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Editor's Notebook

Work ‘On’ Your Business, Making Culture a Priority

There is more in the air this month than the beautiful autumn-colored leaves cascading from the trees. The virtual AAPEX/SEMA/TIA events hit the aftermarket airwaves in full force the first week of November, serving up an overflowing bundle of technical and business management programs to suit anyone’s training needs. 

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Many of the business-operations sessions focused on it being a good time to reflect on your business and perform an audit, especially in the areas of company culture and employee retention—two important barometers that impact productivity and profitability. 

Are you in the market to fill a position at your company? Rick White, president of 180BIZ, advised that the old ways of attracting top-performing talent won’t work; “You have to stop chasing top talent and start attracting them,” he said in his AAPEX presentation on how to find top talent. 

Employees who fall into the top-talent category feed “off of” each other (rather than “on” each other like toxic talent who are extremely disengaged at work), build momentum and magnify the energy of your overall team, he explained.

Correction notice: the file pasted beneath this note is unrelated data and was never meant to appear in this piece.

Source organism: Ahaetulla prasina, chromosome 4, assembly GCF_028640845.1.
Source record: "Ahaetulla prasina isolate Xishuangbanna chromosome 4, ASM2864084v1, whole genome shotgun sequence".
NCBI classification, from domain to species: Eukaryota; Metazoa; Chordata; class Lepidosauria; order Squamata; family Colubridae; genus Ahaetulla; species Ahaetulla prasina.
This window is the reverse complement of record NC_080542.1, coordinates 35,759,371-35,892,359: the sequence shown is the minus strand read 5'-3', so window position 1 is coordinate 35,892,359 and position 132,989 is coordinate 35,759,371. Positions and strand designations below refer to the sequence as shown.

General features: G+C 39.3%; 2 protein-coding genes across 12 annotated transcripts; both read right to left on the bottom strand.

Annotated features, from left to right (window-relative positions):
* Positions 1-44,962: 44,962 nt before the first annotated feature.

To be on their game, top talent seeks bosses who are caring and engaged, said White, who offered several key attributes that exemplary bosses should possess. One of them was to actively listen to employees who come into your office to ask you something. Look up from your work and give them your undivided attention, he said. 

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Another important trait that bosses should possess is to encourage employees and tell them you appreciate them every day, through your words and actions, which must be immediate and specific. “Don’t take the people around you for granted. Make sure your team knows they matter,” White advised.

The AAPEX presentation, “Creating a Business Culture that Employees Embrace” by Haas Performance Consulting’s President Bill Haas and Creative Director Sara Fraser emphasized the way to influence employees’ attitude toward their work is to provide an environment that includes effective management, empowerment, recognition and a balance of challenges and opportunity.

They stressed that managers set the tone for their business and its culture helps attract the right people, but it can also be the reason why people leave. Prospective employees will determine if your company’s values, ethics and culture align with what they had in mind. So, when you are interviewing someone, they are, in essence, interviewing you, explained Haas. 

Every proactive effort you make to create a cohesive, gratifying company culture will pay dividends in satisfied and motivated employees who are fully engaged in your mission, take ownership of their role and work as a team to deliver highest-quality repairs and elevated customer service that will outshine the competition. 

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You can find all of the links to our coverage of Industry Week by clicking here.

Check out the rest of the November digital edition of Tire Review here.

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